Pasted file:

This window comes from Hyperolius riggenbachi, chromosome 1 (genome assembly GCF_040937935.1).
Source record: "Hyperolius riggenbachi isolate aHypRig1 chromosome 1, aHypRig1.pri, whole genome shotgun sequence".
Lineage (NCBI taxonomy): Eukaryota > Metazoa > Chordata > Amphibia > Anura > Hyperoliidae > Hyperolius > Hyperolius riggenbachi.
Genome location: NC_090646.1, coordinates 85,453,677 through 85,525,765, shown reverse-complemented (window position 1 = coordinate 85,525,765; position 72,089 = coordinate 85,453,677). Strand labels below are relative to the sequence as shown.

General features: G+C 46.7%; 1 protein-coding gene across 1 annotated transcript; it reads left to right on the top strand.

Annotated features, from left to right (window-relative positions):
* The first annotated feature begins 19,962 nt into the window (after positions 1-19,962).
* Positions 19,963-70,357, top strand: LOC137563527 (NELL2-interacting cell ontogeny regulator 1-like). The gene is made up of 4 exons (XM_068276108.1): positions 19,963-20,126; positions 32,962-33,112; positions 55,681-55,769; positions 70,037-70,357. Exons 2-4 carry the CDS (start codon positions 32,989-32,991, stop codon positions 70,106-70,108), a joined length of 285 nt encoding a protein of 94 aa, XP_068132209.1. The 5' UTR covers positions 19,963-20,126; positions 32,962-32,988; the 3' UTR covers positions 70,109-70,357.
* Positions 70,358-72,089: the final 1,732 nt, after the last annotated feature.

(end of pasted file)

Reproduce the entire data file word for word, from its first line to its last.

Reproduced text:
This window comes from Hyperolius riggenbachi, chromosome 1 (genome assembly GCF_040937935.1).
Source record: "Hyperolius riggenbachi isolate aHypRig1 chromosome 1, aHypRig1.pri, whole genome shotgun sequence".
Lineage (NCBI taxonomy): Eukaryota > Metazoa > Chordata > Amphibia > Anura > Hyperoliidae > Hyperolius > Hyperolius riggenbachi.
Genome location: NC_090646.1, coordinates 85,453,677 through 85,525,765, shown reverse-complemented (window position 1 = coordinate 85,525,765; position 72,089 = coordinate 85,453,677). Strand labels below are relative to the sequence as shown.

General features: G+C 46.7%; 1 protein-coding gene across 1 annotated transcript; it reads left to right on the top strand.

Annotated features, from left to right (window-relative positions):
* The first annotated feature begins 19,962 nt into the window (after positions 1-19,962).
* Positions 19,963-70,357, top strand: LOC137563527 (NELL2-interacting cell ontogeny regulator 1-like). The gene is made up of 4 exons (XM_068276108.1): positions 19,963-20,126; positions 32,962-33,112; positions 55,681-55,769; positions 70,037-70,357. Exons 2-4 carry the CDS (start codon positions 32,989-32,991, stop codon positions 70,106-70,108), a joined length of 285 nt encoding a protein of 94 aa, XP_068132209.1. The 5' UTR covers positions 19,963-20,126; positions 32,962-32,988; the 3' UTR covers positions 70,109-70,357.
* Positions 70,358-72,089: the final 1,732 nt, after the last annotated feature.